The Como Congregational Church has sat in the middle of the block in Minneapolis’ Como neighborhood (about a mile north of Dinkytown) for about a century.
The building hasn't seen parishioners in five or six. It’s got an interesting, blocky design—all rectangular planes and tapered triangles jutting into the sky—though not interesting enough to be deemed “historic” and eligible for preservation.
That wasn’t a problem until this year, when Northland Real Estate Group (the current property owner) proposed turning the site into two stories of rental housing. It’s considering a plan that would include 39 bedrooms, 10 parking spaces, and bike storage facilities, according to the Minnesota Daily. Rent would likely be between $600 and $800 a month.
According to nearby resident Larry Crawford, there was a “tremendous groan” in the audience when Northland presented the plan to the Southeast Como Improvement Association in mid-February. This wasn’t the future they'd envisioned for the building.
“It would be an absolutely terrific performance space,” Association Board President Karl Smith says. For a while, the neighborhood association has been trying to tempt a community theater group to repurpose the space. Although “charming,” Smith admits the building is “not in great shape,” and most small theater companies can’t afford the overhead.
What neighbors like Smith and Crawford don’t want is a 39-bedroom, nine-unit renters’ building. A new group called Concerned Como Neighbors started a petition asking Minneapolis officials to deny permission for the project. It had about 120 signatures on Monday, when it was presented to city officials.
“Our neighborhood is being destroyed by multi-dwelling housing,” one signatory said.
“Find somewhere else,” another added.
Anyone following development projects in the Twin Cities might be getting a little déjà vu at this point.
The demand for new housing in the city has led to a lot of frustration from developers over neighborhoods rejecting projects like these. The Minneapolis 2040 plan, which effectively upzoned the entire city to encourage denser housing developments, was supposed to help mitigate the problem.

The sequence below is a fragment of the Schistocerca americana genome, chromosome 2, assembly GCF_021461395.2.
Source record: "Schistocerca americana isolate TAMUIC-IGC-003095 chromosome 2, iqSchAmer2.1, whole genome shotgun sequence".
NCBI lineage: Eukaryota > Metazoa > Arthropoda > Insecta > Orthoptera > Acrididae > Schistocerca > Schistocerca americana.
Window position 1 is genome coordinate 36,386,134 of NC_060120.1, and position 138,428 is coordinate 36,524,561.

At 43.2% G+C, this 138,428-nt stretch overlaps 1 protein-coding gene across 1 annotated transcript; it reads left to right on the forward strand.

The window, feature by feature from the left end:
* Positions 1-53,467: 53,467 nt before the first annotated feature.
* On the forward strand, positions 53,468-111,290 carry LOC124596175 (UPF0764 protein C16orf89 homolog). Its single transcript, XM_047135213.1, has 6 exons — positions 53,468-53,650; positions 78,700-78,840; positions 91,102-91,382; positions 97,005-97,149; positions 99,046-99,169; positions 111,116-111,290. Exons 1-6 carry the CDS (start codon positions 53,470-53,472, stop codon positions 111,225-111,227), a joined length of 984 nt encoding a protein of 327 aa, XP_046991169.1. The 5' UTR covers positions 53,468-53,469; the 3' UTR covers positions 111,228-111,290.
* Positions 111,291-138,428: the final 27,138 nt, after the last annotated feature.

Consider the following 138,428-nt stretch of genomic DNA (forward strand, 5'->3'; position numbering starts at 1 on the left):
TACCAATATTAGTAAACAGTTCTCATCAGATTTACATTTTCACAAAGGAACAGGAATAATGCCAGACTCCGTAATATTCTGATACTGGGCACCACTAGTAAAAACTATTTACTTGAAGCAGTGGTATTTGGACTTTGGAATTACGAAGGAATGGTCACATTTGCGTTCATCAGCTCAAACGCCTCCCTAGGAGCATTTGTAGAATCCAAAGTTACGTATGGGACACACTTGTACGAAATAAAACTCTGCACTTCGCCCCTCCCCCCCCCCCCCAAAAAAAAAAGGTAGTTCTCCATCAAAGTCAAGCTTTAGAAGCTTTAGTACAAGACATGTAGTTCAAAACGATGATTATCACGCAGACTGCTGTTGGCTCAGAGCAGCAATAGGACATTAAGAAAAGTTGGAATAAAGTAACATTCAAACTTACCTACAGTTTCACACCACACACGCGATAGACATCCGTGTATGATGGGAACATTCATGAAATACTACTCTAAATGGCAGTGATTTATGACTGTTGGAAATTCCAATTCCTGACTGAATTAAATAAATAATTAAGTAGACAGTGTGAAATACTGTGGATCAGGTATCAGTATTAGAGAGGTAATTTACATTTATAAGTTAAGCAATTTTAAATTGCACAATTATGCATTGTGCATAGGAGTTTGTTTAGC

The Concerned Como Neighbors insist they aren’t like the typical NIMBY naysayers.
“This neighborhood welcomes all neighbors,” Crawford says. That includes a large population of immigrants from Somalia and other parts of the world. But they'd rather the denser development stay around traffic corridor areas—like East Hennepin—and not clutter up the middle of a residential block.
“I believe I and my neighbors would be fine with [a triplex,]” Smith says. “But it’s a 39-bedroom boardinghouse, and we’ve got all kinds of them in this neighborhood.”
According to Minnesota Compass, almost three-quarters of the neighborhood's homes are renter-occupied, and nearly 40 percent of its population is in the 18-to-24 age demographic.
Crawford says housing like this would inevitably attract students rather than more permanent residents—and that’s fine. He came to the neighborhood as a student himself, and he ended up staying and establishing himself in the community. But at $600 to $800 a room, he considers this model “exploitative.” A number of the petition signatories, he says, are young people themselves.
Northland didn’t respond to interview requests, but in a statement to KSTP, said it plans on meeting with the neighborhood in the future to discuss its issues with the project. In the meantime, the real estate group expects to submit its land-use application to the city soon.
If all goes well for the developer, demolition may begin in months with construction starting this fall.